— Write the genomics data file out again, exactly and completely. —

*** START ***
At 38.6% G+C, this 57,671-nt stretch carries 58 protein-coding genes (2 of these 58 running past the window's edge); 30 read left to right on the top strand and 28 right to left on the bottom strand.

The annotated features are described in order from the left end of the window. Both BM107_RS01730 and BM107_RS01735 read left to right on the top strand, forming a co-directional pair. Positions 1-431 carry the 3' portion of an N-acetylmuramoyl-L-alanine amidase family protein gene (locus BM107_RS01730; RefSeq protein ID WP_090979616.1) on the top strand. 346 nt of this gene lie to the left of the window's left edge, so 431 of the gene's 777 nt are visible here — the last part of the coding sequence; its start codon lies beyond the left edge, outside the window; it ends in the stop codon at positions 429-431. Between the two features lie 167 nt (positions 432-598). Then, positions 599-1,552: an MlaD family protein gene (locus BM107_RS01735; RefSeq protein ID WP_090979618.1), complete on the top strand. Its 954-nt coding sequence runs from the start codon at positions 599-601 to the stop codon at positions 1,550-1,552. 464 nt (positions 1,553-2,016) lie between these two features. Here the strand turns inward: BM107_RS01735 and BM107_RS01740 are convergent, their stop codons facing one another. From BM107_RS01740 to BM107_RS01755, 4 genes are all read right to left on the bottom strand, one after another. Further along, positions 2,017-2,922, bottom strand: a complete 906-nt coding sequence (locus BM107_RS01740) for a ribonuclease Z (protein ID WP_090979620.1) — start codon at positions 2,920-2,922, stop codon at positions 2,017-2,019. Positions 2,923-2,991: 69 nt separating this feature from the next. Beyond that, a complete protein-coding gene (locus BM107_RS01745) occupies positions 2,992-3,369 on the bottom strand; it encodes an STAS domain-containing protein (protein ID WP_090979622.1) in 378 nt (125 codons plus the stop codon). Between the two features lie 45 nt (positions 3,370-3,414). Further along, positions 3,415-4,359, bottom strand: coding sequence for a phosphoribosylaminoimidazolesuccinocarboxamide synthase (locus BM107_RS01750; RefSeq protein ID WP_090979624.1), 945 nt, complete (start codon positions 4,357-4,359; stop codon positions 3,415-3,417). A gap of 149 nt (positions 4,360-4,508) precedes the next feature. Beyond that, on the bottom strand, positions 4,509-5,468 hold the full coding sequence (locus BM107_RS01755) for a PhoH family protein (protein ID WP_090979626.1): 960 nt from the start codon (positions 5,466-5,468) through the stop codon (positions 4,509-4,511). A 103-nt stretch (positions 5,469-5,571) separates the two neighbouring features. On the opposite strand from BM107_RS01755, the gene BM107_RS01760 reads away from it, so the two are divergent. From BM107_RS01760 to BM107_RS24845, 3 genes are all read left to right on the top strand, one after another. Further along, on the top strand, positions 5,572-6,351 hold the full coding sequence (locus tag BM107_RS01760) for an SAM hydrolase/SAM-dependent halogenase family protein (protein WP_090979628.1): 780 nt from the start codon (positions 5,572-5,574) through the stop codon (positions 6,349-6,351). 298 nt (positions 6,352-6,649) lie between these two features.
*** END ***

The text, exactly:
At 38.6% G+C, this 57,671-nt stretch carries 58 protein-coding genes (2 of these 58 running past the window's edge); 30 read left to right on the top strand and 28 right to left on the bottom strand.

The annotated features are described in order from the left end of the window. Both BM107_RS01730 and BM107_RS01735 read left to right on the top strand, forming a co-directional pair. Positions 1-431 carry the 3' portion of an N-acetylmuramoyl-L-alanine amidase family protein gene (locus BM107_RS01730; RefSeq protein ID WP_090979616.1) on the top strand. 346 nt of this gene lie to the left of the window's left edge, so 431 of the gene's 777 nt are visible here — the last part of the coding sequence; its start codon lies beyond the left edge, outside the window; it ends in the stop codon at positions 429-431. Between the two features lie 167 nt (positions 432-598). Then, positions 599-1,552: an MlaD family protein gene (locus BM107_RS01735; RefSeq protein ID WP_090979618.1), complete on the top strand. Its 954-nt coding sequence runs from the start codon at positions 599-601 to the stop codon at positions 1,550-1,552. 464 nt (positions 1,553-2,016) lie between these two features. Here the strand turns inward: BM107_RS01735 and BM107_RS01740 are convergent, their stop codons facing one another. From BM107_RS01740 to BM107_RS01755, 4 genes are all read right to left on the bottom strand, one after another. Further along, positions 2,017-2,922, bottom strand: a complete 906-nt coding sequence (locus BM107_RS01740) for a ribonuclease Z (protein ID WP_090979620.1) — start codon at positions 2,920-2,922, stop codon at positions 2,017-2,019. Positions 2,923-2,991: 69 nt separating this feature from the next. Beyond that, a complete protein-coding gene (locus BM107_RS01745) occupies positions 2,992-3,369 on the bottom strand; it encodes an STAS domain-containing protein (protein ID WP_090979622.1) in 378 nt (125 codons plus the stop codon). Between the two features lie 45 nt (positions 3,370-3,414). Further along, positions 3,415-4,359, bottom strand: coding sequence for a phosphoribosylaminoimidazolesuccinocarboxamide synthase (locus BM107_RS01750; RefSeq protein ID WP_090979624.1), 945 nt, complete (start codon positions 4,357-4,359; stop codon positions 3,415-3,417). A gap of 149 nt (positions 4,360-4,508) precedes the next feature. Beyond that, on the bottom strand, positions 4,509-5,468 hold the full coding sequence (locus BM107_RS01755) for a PhoH family protein (protein ID WP_090979626.1): 960 nt from the start codon (positions 5,466-5,468) through the stop codon (positions 4,509-4,511). A 103-nt stretch (positions 5,469-5,571) separates the two neighbouring features. On the opposite strand from BM107_RS01755, the gene BM107_RS01760 reads away from it, so the two are divergent. From BM107_RS01760 to BM107_RS24845, 3 genes are all read left to right on the top strand, one after another. Further along, on the top strand, positions 5,572-6,351 hold the full coding sequence (locus tag BM107_RS01760) for an SAM hydrolase/SAM-dependent halogenase family protein (protein WP_090979628.1): 780 nt from the start codon (positions 5,572-5,574) through the stop codon (positions 6,349-6,351). 298 nt (positions 6,352-6,649) lie between these two features.